Special double-decker or no, there was no way I was riding up top. Getting up might have been okay, but as for getting back down? When I did get a ride, from Motat 2 back to Motat 1, I stayed in the saloon.

Another promised feature was a "parade of trams". Well, no -- logistics prevented them having all eleven of their working trams on the line at one time (they might have blown a whopping great fuse), so they said they'd get them on the line gradually as the afternoon wore on. I got seven out of the eleven (I think) on camera, so that was enough for me. I headed for home.

Below are some movies shot with the camera of a few of Motat's trams that day. Click to go to the Photobucket site.




AA1068: a step back to 1908

I was at Motat last Sunday to gaze fondly at trams -- but I found this along the way. The engine is, quoting the information sign: "a small industrial steam locomotive of the 'Haig' type." 'Haig' is one of the narrow guage types built by Kerr Stuart in Stoke-on-Trent, England, named after this bloke -- Douglas Haig, 1st Earl Haig (1861-1928). This engine was built in 1926, two years before Haig died. Its career in New Zealand was with Kempthorne & Prosser, shunting wagons from the NZR sidings to the company's warehouse in Westfield here in Auckland. Motat received it by donation from the company in 1966 where it steamed until the license ran out. Storage was its fate until 1987 when it was leased to McDonalds (of the golden arches fame).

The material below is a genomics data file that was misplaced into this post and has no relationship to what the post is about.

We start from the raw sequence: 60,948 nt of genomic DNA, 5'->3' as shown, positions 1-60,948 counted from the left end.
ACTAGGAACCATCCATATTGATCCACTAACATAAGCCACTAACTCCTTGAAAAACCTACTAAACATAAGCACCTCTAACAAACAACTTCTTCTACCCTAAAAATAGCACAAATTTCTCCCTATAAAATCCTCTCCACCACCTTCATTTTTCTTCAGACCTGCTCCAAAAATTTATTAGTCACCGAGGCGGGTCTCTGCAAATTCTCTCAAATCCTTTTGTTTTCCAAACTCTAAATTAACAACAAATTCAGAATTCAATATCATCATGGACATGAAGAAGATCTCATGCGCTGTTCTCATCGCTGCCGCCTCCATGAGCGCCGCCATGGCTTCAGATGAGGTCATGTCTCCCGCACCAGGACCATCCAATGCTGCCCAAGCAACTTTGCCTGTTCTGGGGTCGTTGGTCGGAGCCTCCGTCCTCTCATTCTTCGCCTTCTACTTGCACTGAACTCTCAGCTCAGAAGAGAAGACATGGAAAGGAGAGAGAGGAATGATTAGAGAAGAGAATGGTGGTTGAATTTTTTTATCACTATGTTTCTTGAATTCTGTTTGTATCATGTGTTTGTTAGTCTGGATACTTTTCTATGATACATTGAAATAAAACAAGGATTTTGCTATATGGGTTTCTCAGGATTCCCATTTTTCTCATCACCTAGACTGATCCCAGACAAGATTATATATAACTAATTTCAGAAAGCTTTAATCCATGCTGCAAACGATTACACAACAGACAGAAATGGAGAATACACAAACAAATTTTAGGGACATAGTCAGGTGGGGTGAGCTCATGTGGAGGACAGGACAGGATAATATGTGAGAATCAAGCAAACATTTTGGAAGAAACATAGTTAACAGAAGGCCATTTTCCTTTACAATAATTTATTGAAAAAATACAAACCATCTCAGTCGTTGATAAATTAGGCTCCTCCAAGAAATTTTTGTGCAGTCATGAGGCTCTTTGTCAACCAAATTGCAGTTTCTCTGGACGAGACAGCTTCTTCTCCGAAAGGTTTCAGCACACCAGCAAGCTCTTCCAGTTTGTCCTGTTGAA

The carriage, however, is the main topic of this post: AA1068, built in 1908 for the brand new Auckland-Wellington North Island Main Trunk Line open the same year. It was built at the Petone Railway Workshops as a second class smokers carriage, seating 46 passengers, with a toilet in the centre (relocated 1931). It featured electric lighting, steam heating and emergency braking for extra safety. It saw service on Auckland's suburban railway lines until withdrawn in the late 1970s. It was then destined for the Auckland Railway Yard, where they removed it from the wheels, set it up on blocks, and used it as a store and workshop. It was purchased by a private individual and donated to Motat in 1984 -- and used as a store for three years before it was leased, with the 'Haig' engine, to McDonalds. Both returned to Motat in 2008. The carriage was restored by Gulf Motor Bodies Ltd, and once more shows its original NZR livery.

I stepped inside.

A theodolite and other surveying gear. This was placed in here in reference to the surveying completed for the Main Trunk Line from the 1870s.

Foot-warmers. Here's what the info panel says: